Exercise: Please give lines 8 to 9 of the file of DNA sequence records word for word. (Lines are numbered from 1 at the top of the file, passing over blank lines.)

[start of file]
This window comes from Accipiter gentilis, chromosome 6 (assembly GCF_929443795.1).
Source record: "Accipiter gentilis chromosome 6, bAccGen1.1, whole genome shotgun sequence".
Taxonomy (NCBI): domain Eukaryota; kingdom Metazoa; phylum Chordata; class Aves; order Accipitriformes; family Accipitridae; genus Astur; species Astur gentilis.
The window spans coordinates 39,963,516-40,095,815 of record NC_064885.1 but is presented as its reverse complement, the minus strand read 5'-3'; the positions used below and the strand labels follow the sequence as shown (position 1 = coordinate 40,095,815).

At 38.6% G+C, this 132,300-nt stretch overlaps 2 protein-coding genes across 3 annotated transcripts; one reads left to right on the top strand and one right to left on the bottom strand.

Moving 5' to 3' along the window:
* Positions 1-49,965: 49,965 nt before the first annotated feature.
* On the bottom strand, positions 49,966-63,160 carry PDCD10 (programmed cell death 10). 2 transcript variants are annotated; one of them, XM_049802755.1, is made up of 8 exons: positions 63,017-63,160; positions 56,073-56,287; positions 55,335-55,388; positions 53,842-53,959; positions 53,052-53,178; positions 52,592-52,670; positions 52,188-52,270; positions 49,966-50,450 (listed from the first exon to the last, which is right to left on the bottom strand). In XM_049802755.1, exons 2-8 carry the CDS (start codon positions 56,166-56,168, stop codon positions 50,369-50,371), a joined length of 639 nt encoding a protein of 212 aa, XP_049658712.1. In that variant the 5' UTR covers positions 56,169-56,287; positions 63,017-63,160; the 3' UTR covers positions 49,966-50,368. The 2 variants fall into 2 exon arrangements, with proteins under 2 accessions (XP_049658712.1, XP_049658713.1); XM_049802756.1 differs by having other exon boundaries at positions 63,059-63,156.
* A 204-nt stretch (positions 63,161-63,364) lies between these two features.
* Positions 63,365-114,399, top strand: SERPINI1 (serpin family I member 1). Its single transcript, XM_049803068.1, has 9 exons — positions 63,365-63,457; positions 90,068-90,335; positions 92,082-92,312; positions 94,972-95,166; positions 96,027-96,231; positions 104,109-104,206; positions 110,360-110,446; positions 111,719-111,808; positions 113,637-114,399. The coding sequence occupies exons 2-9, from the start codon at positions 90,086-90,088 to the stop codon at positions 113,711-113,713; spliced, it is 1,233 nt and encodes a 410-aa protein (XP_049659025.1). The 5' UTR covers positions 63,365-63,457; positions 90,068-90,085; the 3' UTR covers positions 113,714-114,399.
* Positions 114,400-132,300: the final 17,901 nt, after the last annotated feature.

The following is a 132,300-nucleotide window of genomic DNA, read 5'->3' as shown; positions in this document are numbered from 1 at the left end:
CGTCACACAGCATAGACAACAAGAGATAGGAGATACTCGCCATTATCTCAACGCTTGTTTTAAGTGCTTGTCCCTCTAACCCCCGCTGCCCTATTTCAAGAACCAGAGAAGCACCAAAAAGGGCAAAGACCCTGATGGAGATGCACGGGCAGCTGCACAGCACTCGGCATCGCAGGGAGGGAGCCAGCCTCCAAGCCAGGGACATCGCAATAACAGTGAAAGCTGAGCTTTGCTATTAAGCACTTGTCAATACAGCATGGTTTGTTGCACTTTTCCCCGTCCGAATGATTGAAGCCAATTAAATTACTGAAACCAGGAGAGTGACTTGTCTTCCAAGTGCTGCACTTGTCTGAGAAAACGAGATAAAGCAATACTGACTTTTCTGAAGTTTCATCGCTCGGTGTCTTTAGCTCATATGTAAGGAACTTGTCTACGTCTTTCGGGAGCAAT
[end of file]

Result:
* On the bottom strand, positions 49,966-63,160 carry PDCD10 (programmed cell death 10). 2 transcript variants are annotated; one of them, XM_049802755.1, is made up of 8 exons: positions 63,017-63,160; positions 56,073-56,287; positions 55,335-55,388; positions 53,842-53,959; positions 53,052-53,178; positions 52,592-52,670; positions 52,188-52,270; positions 49,966-50,450 (listed from the first exon to the last, which is right to left on the bottom strand). In XM_049802755.1, exons 2-8 carry the CDS (start codon positions 56,166-56,168, stop codon positions 50,369-50,371), a joined length of 639 nt encoding a protein of 212 aa, XP_049658712.1. In that variant the 5' UTR covers positions 56,169-56,287; positions 63,017-63,160; the 3' UTR covers positions 49,966-50,368. The 2 variants fall into 2 exon arrangements, with proteins under 2 accessions (XP_049658712.1, XP_049658713.1); XM_049802756.1 differs by having other exon boundaries at positions 63,059-63,156.
* A 204-nt stretch (positions 63,161-63,364) lies between these two features.